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Diamond Cuts: Blister vs. Abrasion

Jeff Stotts

Jeff Stotts works as a Certified Athletic Trainer (MAT, ATC, PES, CES). He won the 2011 Best Fantasy Football Article in Print from the Fantasy Sports Trade Association.

Yu Darvish

Darvish grabbed headlines during the first week of the season, missing a perfect game by one out. His numbers in his first start were sensational as he fanned 14 Astros before Marwin Gonzalez singled up the middle. His second start didn't go as smoothly as he surrendered six hits, four walks, and three earned runs before exiting with an injury on his right ring finger. While many are calling the injury a blister, Darvish hinted it's more of an abrasion than a pocket of fluid. The skin on the inside of the finger came off, likely due to the repetitive friction created during his near-perfect outing.

Blisters and finger abrasions are common in baseball, especially for pitchers. Generally friction develops between the skin and the seam of the baseball, causing fluid to build and the skin to be come irritated and in some cases raw. Blisters are often seen in the beginning of the season, as the skin on the fingers has not yet toughened. These types of injuries are also more likely to happen to a pitcher like Darvish who uses an assortment of pitches and grips. There are a variety of ways people elect to treat blisters, some weirder than others, but they can be managed and do not often result in time off. However since Darvish doesn't think his injury is a true blister all the remedies for normal blister care are out the window. Instead the Rangers will look to keep the area clean as to avoid infection and hope it heals with time. Keep Darvish in your lineups but expect his control to be a tad off until this minor issue is completely behind him.

Jered Weaver

The ace lined up opposite Darvish in Sunday night's game was also removed early due to injury after Weaver took an awkward tumble while avoiding a Mitch Moreland comebacker. He twisted his left elbow in the fall and was taken out. X-rays did not reveal any bone damage and the Angels are calling the injury a muscular strain. The good news is the injury occurred to his non-throwing arm but unfortunately the swelling and associated discomfort could cost Weaver his next start. More information should surface over the next few days but he remains a risky play this week.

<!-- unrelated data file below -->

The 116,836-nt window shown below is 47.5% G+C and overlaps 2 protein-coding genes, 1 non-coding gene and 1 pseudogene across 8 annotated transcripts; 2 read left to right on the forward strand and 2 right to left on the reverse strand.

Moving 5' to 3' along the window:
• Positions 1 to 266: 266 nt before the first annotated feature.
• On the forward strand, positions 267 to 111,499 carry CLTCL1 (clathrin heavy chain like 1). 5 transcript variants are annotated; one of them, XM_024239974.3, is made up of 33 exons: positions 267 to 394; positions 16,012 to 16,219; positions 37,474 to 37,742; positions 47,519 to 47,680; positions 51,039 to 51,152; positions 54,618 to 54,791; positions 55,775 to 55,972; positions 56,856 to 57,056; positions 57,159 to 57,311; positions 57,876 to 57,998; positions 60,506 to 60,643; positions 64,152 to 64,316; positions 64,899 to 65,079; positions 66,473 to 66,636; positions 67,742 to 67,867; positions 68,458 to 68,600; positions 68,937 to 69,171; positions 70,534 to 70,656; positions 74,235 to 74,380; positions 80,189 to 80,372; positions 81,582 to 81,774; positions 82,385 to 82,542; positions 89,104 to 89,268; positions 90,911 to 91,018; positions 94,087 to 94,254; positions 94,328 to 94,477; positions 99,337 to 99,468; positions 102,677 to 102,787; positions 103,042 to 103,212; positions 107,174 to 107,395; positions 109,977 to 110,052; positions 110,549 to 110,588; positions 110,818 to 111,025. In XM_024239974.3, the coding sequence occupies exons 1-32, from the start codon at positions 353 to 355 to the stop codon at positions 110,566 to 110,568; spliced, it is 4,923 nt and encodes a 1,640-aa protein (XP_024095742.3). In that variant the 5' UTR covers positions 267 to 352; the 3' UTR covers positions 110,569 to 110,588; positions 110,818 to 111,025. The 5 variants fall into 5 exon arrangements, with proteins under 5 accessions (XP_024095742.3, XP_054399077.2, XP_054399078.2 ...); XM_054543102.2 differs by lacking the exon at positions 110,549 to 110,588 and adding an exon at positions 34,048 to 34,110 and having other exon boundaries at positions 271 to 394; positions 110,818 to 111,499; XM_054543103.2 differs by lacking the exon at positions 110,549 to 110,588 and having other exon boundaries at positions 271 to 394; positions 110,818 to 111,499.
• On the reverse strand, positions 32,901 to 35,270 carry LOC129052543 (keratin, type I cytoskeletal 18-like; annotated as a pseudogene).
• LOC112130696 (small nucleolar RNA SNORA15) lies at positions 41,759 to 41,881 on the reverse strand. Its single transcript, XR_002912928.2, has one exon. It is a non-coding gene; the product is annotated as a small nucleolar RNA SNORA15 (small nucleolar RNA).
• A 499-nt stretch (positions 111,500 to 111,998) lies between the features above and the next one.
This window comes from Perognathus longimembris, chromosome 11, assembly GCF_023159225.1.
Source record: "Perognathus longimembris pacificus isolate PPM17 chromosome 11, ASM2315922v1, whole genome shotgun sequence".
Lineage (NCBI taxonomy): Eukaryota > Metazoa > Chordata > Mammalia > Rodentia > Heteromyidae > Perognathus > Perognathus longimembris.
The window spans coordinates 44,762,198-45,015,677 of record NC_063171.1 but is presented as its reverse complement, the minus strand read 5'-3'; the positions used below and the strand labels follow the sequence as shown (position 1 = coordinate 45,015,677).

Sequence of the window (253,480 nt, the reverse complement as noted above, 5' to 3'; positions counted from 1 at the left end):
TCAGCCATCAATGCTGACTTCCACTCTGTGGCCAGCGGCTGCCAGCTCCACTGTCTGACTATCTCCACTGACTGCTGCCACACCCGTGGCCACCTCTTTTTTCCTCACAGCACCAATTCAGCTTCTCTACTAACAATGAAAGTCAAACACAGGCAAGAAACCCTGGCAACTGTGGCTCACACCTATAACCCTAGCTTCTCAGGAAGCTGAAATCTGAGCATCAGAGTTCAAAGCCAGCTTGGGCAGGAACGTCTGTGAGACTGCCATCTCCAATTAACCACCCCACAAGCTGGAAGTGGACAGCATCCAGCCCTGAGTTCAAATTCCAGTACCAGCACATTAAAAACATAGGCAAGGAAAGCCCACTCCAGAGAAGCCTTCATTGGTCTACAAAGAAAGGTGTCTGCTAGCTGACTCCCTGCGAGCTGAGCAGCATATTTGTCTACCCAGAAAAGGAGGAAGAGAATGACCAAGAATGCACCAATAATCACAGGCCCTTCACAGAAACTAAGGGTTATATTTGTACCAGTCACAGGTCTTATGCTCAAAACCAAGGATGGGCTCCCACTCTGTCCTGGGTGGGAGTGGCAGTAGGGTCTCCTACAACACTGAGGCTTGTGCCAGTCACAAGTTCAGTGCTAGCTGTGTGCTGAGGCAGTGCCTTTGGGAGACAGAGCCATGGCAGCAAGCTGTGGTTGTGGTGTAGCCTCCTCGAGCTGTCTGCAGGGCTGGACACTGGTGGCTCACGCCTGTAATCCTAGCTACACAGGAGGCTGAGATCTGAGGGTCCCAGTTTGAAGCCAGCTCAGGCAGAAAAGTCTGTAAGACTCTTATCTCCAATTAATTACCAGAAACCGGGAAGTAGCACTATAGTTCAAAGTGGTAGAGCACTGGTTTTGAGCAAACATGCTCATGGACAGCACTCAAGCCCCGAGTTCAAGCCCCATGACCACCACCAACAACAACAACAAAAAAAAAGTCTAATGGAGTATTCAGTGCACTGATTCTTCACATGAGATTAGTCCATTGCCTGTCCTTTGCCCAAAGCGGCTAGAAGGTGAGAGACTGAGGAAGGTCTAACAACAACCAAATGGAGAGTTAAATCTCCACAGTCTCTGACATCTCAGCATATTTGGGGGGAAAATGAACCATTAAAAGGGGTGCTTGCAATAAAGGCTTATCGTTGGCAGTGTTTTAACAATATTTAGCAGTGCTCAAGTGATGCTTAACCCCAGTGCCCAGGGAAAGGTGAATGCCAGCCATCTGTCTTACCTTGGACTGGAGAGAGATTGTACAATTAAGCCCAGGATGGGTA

John Lackey

Lackey's attempt to return from Tommy John surgery got off to a rocky start after the former All-Star suffered a biceps injury during his first outing since 2011. He struck out eight but was in obvious pain after delivering a pitch in the fifth inning. A MRI taken on his arm revealed a mid-biceps strain and inflammation in the area but, surprisingly enough, no significant structural damage. While the injury is unfortunate, Lackey may have caught a break with the location of the strain. A mid-biceps strain means the muscle damage is in the muscle belly and not the tendons on either end. A proximal biceps tendon strain would compromise the shoulder joint while a distal strain could affect his surgically repaired elbow. He is by no means out of the woods but this may easily be the best-case scenario given how it looked when the injury occurred. He will be treated with rest and anti-inflammatory medication and a break in the schedule will allow Boston to skip him in the rotation. A DL-stint may still be needed but it looks as though Lackey avoided a serious injury in his first game back in action.